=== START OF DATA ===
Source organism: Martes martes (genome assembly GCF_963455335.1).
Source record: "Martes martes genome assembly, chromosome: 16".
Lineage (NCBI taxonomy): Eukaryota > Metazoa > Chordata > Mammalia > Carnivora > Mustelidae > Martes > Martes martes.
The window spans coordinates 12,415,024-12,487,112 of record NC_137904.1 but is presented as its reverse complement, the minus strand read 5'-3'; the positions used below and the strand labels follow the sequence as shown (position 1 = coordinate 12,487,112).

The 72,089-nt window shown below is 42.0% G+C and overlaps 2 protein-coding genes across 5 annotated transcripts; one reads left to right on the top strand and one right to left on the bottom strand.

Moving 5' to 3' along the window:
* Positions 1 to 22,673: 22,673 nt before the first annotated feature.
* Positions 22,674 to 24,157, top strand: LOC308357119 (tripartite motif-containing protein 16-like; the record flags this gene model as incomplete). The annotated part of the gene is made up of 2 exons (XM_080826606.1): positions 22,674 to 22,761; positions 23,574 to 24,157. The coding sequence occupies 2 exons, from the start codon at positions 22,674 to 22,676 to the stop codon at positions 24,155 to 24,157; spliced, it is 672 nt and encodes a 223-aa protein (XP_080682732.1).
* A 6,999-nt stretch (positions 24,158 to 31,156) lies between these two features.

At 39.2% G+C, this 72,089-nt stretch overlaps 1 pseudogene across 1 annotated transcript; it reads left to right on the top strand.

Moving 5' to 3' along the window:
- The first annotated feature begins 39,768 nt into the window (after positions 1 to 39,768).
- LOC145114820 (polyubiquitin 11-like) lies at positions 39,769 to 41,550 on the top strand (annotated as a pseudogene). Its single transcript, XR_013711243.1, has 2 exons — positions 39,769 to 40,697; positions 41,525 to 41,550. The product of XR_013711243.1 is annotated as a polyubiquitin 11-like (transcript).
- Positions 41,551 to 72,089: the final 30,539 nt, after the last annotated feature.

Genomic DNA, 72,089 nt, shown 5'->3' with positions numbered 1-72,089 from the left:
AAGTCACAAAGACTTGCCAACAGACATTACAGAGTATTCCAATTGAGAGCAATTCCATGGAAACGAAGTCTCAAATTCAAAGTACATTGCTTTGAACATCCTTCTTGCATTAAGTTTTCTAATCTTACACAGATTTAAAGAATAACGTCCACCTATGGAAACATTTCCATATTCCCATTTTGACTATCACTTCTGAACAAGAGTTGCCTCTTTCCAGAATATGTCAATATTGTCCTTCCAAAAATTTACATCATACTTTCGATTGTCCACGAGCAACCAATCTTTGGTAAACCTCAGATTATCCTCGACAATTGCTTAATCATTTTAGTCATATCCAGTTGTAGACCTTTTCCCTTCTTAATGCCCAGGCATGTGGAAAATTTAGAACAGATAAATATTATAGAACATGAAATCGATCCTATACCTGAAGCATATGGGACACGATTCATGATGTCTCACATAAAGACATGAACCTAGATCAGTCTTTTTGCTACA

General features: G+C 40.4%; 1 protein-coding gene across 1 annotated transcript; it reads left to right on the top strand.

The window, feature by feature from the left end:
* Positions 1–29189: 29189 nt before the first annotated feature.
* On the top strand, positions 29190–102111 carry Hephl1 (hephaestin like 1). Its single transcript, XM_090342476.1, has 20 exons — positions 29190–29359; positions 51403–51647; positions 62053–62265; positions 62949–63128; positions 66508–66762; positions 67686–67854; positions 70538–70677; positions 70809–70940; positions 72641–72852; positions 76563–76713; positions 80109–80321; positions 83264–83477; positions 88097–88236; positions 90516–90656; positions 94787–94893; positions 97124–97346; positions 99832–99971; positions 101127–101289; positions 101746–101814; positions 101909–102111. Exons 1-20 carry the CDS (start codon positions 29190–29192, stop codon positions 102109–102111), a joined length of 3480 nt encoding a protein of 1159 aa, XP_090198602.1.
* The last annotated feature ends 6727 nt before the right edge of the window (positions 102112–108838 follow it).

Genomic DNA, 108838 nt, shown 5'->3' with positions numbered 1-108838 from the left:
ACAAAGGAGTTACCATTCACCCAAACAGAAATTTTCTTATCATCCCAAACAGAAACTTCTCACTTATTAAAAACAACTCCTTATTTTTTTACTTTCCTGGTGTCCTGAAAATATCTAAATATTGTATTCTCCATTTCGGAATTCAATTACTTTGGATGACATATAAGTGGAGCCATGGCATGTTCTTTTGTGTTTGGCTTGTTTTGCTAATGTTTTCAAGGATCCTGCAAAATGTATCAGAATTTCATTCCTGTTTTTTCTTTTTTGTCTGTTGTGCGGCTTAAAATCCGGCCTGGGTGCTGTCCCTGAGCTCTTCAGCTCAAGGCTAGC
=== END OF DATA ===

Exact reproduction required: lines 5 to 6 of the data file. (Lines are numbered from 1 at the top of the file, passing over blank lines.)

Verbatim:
The 72,089-nt window shown below is 42.0% G+C and overlaps 2 protein-coding genes across 5 annotated transcripts; one reads left to right on the top strand and one right to left on the bottom strand.

Moving 5' to 3' along the window: